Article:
The pattern and the power : the example of Christ in 1 Peter.
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Barbarick, Clifford A.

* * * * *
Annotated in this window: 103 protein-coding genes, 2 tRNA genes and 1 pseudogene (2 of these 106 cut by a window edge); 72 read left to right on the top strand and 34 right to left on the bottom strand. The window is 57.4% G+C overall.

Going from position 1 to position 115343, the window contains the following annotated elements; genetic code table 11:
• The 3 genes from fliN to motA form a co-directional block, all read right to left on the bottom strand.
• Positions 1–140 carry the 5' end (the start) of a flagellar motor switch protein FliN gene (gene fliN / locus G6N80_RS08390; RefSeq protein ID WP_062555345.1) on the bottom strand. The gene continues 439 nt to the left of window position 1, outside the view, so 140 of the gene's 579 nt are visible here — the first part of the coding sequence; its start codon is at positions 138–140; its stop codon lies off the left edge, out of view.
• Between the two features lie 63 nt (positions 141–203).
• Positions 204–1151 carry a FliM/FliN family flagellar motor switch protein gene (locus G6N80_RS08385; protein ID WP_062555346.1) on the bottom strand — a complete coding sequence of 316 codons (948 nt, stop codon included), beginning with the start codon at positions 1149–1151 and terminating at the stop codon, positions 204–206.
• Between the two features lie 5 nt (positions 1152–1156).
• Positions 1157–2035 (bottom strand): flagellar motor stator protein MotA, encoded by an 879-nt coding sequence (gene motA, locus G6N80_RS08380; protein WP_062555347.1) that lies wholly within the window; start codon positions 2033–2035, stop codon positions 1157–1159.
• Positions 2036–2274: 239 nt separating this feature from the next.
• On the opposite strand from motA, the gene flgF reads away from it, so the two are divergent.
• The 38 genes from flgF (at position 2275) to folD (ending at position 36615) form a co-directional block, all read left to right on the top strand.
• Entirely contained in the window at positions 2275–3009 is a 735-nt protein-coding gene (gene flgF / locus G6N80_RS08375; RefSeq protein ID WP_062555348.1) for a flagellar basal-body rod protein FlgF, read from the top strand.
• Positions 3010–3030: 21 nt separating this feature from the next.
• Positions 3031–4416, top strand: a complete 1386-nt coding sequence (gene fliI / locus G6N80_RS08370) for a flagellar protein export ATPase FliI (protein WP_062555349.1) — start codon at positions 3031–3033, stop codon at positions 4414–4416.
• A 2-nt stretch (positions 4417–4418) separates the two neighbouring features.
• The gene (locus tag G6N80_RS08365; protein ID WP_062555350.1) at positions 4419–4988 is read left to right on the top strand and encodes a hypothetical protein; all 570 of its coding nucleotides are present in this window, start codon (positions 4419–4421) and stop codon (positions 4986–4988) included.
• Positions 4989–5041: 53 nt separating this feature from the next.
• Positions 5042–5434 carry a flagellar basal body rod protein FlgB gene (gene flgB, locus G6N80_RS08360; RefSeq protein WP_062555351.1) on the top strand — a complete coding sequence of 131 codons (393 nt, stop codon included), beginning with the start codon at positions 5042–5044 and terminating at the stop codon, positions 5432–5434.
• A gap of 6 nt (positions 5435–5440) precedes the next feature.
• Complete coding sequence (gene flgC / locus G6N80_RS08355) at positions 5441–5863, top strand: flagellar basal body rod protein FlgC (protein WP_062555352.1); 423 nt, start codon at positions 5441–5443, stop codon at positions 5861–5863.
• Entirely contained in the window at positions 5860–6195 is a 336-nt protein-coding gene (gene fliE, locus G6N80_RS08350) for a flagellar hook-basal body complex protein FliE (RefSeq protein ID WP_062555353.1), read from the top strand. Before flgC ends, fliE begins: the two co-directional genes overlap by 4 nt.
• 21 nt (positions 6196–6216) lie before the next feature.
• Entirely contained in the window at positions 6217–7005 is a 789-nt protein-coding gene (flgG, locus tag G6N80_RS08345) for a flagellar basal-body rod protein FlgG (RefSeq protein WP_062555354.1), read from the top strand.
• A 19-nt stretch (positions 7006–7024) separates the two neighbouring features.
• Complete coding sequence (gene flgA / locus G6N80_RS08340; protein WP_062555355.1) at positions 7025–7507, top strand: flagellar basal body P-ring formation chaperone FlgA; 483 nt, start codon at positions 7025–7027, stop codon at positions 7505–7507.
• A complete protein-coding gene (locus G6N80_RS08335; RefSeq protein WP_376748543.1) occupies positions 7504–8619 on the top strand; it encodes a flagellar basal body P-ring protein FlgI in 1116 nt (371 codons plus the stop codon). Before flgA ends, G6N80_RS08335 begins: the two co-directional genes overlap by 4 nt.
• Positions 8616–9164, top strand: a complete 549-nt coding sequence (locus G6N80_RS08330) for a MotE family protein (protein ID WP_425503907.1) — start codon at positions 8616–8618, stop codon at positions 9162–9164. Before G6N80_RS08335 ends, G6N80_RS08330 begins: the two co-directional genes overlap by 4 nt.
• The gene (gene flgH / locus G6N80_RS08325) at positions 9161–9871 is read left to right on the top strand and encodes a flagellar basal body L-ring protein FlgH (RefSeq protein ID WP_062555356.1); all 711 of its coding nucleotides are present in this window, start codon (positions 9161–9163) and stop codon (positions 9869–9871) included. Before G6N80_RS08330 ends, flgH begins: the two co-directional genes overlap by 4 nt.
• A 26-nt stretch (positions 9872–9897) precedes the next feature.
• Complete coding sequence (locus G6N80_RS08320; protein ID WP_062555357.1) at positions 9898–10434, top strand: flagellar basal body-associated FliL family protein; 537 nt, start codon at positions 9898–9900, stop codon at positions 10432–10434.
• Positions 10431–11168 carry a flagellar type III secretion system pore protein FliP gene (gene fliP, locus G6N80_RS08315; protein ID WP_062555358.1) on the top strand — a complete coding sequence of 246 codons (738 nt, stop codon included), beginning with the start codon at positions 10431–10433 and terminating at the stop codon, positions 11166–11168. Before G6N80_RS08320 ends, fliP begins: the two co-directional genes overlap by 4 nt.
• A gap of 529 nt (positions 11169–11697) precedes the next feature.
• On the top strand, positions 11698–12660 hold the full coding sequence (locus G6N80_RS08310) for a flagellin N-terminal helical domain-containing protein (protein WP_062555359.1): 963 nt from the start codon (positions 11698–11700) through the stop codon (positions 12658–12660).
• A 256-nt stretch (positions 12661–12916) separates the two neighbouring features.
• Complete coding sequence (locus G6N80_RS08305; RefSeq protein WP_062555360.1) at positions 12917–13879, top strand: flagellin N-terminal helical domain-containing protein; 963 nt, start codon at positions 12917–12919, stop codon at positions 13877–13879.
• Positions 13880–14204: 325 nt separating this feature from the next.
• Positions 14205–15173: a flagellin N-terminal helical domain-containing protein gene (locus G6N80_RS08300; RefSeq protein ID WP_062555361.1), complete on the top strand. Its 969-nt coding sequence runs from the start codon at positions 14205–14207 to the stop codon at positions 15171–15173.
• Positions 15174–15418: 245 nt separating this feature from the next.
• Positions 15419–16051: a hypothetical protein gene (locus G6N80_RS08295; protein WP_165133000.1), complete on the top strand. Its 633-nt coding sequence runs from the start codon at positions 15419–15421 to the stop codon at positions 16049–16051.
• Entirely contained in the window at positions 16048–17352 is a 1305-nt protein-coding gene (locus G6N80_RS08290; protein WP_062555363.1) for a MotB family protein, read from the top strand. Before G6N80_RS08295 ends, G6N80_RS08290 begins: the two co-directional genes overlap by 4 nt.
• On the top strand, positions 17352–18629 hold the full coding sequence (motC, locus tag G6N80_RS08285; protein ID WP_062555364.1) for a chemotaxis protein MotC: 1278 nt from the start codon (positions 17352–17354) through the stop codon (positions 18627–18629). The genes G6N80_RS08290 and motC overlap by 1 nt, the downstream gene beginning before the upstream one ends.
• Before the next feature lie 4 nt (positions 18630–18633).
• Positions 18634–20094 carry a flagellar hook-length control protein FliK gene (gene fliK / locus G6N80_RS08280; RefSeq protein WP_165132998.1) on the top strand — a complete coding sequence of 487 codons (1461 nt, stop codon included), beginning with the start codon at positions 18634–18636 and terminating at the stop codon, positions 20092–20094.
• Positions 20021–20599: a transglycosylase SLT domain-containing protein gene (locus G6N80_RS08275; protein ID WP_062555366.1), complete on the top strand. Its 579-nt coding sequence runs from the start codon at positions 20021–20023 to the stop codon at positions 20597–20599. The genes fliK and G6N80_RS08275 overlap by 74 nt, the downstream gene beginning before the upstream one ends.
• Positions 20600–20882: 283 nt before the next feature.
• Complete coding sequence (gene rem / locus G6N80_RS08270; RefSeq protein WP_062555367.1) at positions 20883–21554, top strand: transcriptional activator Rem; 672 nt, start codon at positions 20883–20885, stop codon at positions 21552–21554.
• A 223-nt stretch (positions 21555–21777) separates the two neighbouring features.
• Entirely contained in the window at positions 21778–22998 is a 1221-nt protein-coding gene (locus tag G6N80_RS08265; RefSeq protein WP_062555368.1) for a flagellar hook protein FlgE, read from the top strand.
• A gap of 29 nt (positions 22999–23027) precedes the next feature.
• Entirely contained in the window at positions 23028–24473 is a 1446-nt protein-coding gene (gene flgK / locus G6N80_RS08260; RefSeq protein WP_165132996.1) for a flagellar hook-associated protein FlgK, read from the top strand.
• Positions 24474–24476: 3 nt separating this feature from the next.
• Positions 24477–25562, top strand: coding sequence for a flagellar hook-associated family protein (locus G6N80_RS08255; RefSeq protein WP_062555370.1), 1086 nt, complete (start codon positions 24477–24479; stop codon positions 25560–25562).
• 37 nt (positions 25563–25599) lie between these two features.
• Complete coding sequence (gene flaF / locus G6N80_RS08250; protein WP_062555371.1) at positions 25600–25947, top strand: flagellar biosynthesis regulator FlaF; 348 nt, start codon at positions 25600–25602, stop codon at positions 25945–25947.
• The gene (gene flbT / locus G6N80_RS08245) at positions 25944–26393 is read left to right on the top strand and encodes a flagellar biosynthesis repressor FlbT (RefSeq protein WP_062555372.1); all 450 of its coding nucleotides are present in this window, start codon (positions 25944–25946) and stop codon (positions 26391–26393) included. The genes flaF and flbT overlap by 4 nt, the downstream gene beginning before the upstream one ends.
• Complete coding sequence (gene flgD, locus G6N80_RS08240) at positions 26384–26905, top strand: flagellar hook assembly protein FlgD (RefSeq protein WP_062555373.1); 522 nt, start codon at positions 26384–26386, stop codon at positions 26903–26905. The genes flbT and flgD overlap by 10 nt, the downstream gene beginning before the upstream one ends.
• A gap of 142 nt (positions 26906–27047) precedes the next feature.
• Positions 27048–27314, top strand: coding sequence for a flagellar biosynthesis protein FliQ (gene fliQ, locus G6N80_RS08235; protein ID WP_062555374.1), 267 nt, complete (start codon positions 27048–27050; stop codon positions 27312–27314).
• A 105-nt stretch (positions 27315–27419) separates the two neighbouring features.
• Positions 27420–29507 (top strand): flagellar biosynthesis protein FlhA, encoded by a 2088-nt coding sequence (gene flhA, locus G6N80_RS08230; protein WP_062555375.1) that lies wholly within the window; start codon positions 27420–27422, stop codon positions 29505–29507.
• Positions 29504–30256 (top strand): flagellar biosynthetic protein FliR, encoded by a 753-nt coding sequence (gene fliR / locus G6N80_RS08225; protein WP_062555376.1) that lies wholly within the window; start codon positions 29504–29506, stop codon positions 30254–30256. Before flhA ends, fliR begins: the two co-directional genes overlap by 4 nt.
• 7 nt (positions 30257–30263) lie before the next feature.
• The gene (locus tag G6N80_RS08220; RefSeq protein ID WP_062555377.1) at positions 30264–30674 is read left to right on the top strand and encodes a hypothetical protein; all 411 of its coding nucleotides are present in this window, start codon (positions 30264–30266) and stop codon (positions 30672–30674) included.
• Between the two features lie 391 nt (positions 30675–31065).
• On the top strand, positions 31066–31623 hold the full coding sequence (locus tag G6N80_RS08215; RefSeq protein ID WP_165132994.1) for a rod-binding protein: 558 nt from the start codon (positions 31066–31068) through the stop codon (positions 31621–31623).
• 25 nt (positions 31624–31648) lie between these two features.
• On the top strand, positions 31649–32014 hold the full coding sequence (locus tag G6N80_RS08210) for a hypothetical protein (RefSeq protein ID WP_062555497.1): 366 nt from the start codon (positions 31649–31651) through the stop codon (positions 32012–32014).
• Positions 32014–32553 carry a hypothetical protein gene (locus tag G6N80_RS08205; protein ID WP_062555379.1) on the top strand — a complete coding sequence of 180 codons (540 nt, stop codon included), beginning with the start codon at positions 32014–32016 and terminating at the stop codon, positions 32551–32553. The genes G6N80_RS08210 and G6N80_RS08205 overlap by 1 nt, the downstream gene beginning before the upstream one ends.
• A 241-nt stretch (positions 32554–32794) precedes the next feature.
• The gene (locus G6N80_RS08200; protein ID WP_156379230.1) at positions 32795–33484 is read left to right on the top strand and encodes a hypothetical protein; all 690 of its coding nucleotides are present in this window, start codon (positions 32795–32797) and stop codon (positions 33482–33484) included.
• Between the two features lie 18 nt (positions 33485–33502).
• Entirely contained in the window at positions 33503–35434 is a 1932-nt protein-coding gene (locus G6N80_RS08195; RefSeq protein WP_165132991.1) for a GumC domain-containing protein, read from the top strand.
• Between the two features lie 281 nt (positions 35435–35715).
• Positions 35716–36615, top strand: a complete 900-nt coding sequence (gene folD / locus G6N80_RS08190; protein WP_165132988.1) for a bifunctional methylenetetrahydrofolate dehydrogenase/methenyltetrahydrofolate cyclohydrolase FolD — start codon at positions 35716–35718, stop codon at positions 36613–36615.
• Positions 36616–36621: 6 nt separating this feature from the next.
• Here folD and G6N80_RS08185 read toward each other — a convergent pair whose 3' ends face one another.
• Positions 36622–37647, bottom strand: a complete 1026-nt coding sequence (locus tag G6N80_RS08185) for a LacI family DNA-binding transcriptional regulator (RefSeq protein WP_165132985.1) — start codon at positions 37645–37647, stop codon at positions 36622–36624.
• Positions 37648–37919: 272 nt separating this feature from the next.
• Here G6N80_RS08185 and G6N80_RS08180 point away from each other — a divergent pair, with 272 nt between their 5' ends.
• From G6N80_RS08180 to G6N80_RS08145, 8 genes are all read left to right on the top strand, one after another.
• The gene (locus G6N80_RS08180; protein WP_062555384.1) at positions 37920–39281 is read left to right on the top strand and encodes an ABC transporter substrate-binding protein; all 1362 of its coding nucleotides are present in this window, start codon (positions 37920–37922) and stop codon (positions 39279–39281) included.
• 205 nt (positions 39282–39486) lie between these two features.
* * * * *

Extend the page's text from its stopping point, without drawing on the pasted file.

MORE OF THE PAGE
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In 1 Peter, the example of Christ not only provides the pattern for Christian life; it also enables the moral transformation necessary to live that life. The author writes to audiences who are being maligned and ostracized for joining the Christian community in order to encourage them to continue “doing good” in the midst of their fiery ordeal. God was responsible for giving them new birth through his word, and that word remains with them in the form of the pattern of Christ, nourishing them into eschatological salvation. The authorial audience would have understood the example of Christ as both pattern and power because of widespread assumptions about the function of exempla in moral transformation. In paraenetic literature, exempla functioned as more than illustrations or embellishments; they served to compel and enable the student’s moral transformation. This robust understanding of the function of exempla depends on the concept of “transformation by vision,” a pervasive concept that could be expressed through various metaphors by thinkers from various philosophical schools and religious backgrounds. Philo, for example, imagines the exemplum imprinting its form on the soul of the student, like a seal in wax. Plutarch describes the exemplum implanting in the student’s soul a desire for imitation. Seneca encourages his student to picture before his eyes a model who will act as his witness, guardian, and protector. Among early Christian writings, 1 Clement evinces a similar understanding of exempla. The author encourages his audience to cling to examples of humble-mindedness, chief among whom is Christ himself, so that they might become like them. In 1 Peter, the author also calls attention to the pattern of Christ, though he uses a different metaphor to express its transforming power. He uses neonatal imagery to describe the pattern of Christ—the proclamation of Christ’s death and resurrection that precipitated his audience’s conversion—as nourishing milk that they should crave. Thus, with his example Christ provides both a pattern for Christian virtue and an enduring means of enabling the imitation of that pattern.